About The South's Bit Part In Fight The Power: How Hip Hop Changed The World
Fight The Power: How Hip Hop Changed the World opens on the May 2020 night Atlanta felt like it was being set aflame, again, with protests and destruction downtown all the way up to looting and destruction in Buckhead.
It is narrated by an Atlanta resident (at least most of the rime). And it includes contributions from a Grammy-winning, native Atlanta rapper (Killer Mike) and an Atlanta transplant who earned her fame as a hip-hop artist, but now is a radio personality whose station plays hip-hop and R&B (Monie Love).
There's even a scene with Atlanta's first Black mayor, the late Maynard Jackson.
But this expansive, must-see take on hip hop at the half century mark, told in four, one-hour parts never squarely turns its cameras to southern artists and their contributions to the genre.
It's not supposed to, insists that aforementioned narrator - the legendary Chuck D of Public Enemy.
"It's not supposed to be telling the whole story of hip-hop at 50," he continues. "You can't tell that in four episodes.
"Hell, we're in the third season of Bridgerton!" D adds with a laugh.
"This is about the sociopolitical forces that made this art form. If hip-hop is the rose that grew from concrete, this is about the concrete...The environment always creates some kind of art form."
So to bring that point immediately home, Fight The Power - which concludes tonight on GPB at 9 p.m. - begins with a tearful Killer Mike lending voice to the pain the world seemed to feel after witnessing the murder of George Floyd at the knee of a police officer; while at the same time trying to quell the unrest in his city.
"I watched a White officer assassinate a Black man and I know it tore your heart out, and I know it's crippling. And I have nothing positive to say in this moment, Because I don’t want to be here."
Nonetheless, there the artist born Michael Render stood at a press conference flanked by then-Mayor Keisha Lance Bottoms and then-Chief of Police Erika Shields, because he was" duty-bound to be here to simply say: Now is the time to plot, plan, strategize, organize and mobilize."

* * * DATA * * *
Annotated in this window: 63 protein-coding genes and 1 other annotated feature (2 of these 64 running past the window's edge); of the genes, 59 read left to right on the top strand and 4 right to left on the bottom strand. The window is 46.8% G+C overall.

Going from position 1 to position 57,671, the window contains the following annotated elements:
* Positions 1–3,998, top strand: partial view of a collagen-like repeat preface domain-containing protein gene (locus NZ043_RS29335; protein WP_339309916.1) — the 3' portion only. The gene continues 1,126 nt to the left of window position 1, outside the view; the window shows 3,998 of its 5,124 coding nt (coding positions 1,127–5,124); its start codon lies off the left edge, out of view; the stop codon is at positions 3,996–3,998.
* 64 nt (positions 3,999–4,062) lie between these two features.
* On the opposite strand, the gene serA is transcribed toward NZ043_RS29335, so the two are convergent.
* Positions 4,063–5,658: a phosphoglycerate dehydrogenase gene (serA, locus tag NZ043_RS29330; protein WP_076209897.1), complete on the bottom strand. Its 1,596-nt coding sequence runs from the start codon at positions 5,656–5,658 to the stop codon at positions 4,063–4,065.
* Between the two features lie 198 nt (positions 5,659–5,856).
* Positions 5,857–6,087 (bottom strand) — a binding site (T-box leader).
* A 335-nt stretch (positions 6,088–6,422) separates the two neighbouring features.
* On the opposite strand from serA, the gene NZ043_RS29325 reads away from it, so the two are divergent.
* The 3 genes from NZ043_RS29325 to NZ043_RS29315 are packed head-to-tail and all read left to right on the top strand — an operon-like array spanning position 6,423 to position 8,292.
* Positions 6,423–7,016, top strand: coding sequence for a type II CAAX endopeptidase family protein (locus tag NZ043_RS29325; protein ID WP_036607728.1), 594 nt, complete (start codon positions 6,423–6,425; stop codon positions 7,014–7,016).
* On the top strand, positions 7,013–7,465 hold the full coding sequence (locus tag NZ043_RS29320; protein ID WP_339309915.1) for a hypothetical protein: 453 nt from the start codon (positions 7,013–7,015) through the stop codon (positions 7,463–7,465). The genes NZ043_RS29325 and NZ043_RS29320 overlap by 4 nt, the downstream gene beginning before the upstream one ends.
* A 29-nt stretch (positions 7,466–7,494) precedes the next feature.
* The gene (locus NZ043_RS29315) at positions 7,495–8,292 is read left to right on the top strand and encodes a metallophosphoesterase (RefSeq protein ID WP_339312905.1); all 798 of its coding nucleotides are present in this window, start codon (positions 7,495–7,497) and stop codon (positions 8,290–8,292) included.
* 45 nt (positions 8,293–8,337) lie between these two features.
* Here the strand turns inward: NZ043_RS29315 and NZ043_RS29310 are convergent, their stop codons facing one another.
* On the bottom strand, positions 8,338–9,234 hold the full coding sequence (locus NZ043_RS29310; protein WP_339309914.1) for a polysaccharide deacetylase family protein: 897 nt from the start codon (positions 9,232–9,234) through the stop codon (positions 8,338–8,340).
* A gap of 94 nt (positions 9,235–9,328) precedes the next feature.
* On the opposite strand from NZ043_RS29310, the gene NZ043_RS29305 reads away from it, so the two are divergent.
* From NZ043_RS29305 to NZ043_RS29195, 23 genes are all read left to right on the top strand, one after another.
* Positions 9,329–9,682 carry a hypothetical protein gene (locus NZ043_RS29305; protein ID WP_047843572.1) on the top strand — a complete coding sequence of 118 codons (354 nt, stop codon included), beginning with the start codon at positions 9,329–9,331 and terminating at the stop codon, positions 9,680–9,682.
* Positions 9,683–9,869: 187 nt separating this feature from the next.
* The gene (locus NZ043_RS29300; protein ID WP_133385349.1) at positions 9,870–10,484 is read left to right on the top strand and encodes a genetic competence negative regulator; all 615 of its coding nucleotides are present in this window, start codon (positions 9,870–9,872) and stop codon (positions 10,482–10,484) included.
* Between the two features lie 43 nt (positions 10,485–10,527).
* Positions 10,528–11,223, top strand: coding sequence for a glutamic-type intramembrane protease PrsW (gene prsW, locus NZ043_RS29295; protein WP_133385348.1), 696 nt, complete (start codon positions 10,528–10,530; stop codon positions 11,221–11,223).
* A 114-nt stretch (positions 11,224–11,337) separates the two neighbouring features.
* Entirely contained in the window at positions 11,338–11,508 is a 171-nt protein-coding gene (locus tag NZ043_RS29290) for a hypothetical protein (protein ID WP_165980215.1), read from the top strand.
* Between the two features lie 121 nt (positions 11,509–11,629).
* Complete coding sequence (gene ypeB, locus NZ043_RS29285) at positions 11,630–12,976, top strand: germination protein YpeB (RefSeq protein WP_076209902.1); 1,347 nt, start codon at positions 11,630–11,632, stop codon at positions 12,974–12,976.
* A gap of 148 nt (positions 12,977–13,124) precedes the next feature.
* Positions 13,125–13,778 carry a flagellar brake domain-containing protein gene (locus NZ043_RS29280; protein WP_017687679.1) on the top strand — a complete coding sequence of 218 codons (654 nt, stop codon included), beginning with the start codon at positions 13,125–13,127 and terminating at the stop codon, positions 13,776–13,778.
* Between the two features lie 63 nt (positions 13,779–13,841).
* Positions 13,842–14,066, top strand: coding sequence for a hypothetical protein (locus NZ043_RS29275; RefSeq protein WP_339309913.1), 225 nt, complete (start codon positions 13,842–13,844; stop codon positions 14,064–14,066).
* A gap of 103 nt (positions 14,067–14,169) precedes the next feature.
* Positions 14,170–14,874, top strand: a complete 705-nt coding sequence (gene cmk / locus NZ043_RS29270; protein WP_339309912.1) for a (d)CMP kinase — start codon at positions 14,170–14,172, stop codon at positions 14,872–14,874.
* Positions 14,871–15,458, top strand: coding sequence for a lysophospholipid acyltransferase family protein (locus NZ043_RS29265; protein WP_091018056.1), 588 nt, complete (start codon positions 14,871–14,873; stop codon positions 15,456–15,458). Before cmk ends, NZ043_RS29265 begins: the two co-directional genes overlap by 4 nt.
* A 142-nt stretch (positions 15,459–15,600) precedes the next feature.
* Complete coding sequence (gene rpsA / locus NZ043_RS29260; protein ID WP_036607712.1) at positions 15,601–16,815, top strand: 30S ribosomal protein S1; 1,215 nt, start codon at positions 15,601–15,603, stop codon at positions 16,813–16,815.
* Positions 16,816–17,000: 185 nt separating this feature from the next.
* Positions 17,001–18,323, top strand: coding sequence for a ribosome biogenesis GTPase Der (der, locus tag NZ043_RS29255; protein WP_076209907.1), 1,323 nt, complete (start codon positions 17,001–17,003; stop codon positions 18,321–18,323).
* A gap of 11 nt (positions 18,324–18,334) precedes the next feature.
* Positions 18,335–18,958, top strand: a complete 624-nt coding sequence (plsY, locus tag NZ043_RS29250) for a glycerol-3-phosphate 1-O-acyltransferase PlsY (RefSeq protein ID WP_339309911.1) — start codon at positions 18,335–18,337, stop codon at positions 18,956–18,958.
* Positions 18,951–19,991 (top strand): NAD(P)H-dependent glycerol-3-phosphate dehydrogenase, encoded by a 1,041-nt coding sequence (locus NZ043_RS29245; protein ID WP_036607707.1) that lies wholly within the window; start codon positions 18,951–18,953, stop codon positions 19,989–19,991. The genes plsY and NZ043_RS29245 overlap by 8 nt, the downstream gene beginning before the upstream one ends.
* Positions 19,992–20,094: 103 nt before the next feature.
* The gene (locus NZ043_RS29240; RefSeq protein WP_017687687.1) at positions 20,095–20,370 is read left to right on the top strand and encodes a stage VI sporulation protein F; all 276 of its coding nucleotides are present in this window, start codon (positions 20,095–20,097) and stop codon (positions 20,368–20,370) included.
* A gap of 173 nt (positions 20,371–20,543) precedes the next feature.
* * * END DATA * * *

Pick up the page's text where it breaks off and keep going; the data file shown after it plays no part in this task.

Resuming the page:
"And that is what hip-hop has been great at for 50 years," D asserts. "Responding to the situations it's been in."
Be it the decimated, impoverished boroughs of New York City described in Grandmaster Flash & The Furious Five's 1985 single "The Message." The corruption among officers and brazen brutality in the Los Angeles-area streets that wrought gangster rap. and NWA's 1988 ["Expletive tha Police"]. Or the racial tensions back on the east coast that prompted director Spike Lee to ask Chuck and his group to come up with an anthem for the moment. The result: 1989's "Fight The Power."
"Sounds like 2023, right?" D says with another laugh, this time more wry. "Sounds like what we're dealing with right now. That's why I'm still at this.
"This is my military. This is my service."
And these days his artillery includes The Hip Hop Alliance, a labor union he co-founded with fellow pioneers Kurtis Blow and KRS-ONE. And what D's billing as "the world's first cultural media app," BringTheNoise, is wrapping up its trial period.
"And we call it a cultural media app, not a social meda app, because it's focused. TikTok for [those] 35 and over - but it's not uninviting to those under."
Then D chuckles yet again, as if sensing how people might take that last line from the often sober statesmen of the culture.
"I know I may come off as grumpy," he offers. "I'm 62. I guess I could qualify as a cranky old man...but I'm serious about hip-hop and how it's treated."